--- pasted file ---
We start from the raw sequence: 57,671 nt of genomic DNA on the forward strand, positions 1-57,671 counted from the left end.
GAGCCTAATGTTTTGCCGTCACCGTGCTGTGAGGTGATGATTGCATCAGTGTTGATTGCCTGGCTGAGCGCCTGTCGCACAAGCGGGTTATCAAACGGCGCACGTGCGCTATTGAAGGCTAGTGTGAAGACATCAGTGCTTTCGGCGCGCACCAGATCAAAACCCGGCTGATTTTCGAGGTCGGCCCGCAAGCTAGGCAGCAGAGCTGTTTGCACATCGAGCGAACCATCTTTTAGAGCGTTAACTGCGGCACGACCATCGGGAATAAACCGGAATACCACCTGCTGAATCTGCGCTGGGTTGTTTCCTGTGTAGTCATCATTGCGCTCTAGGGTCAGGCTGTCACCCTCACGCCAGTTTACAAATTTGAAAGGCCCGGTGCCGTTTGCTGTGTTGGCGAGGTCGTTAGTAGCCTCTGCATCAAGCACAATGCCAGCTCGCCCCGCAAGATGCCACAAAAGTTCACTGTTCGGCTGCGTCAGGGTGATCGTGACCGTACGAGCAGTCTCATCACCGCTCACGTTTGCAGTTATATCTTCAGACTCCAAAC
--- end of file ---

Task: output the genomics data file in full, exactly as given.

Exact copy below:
We start from the raw sequence: 57,671 nt of genomic DNA on the forward strand, positions 1-57,671 counted from the left end.
GAGCCTAATGTTTTGCCGTCACCGTGCTGTGAGGTGATGATTGCATCAGTGTTGATTGCCTGGCTGAGCGCCTGTCGCACAAGCGGGTTATCAAACGGCGCACGTGCGCTATTGAAGGCTAGTGTGAAGACATCAGTGCTTTCGGCGCGCACCAGATCAAAACCCGGCTGATTTTCGAGGTCGGCCCGCAAGCTAGGCAGCAGAGCTGTTTGCACATCGAGCGAACCATCTTTTAGAGCGTTAACTGCGGCACGACCATCGGGAATAAACCGGAATACCACCTGCTGAATCTGCGCTGGGTTGTTTCCTGTGTAGTCATCATTGCGCTCTAGGGTCAGGCTGTCACCCTCACGCCAGTTTACAAATTTGAAAGGCCCGGTGCCGTTTGCTGTGTTGGCGAGGTCGTTAGTAGCCTCTGCATCAAGCACAATGCCAGCTCGCCCCGCAAGATGCCACAAAAGTTCACTGTTCGGCTGCGTCAGGGTGATCGTGACCGTACGAGCAGTCTCATCACCGCTCACGTTTGCAGTTATATCTTCAGACTCCAAAC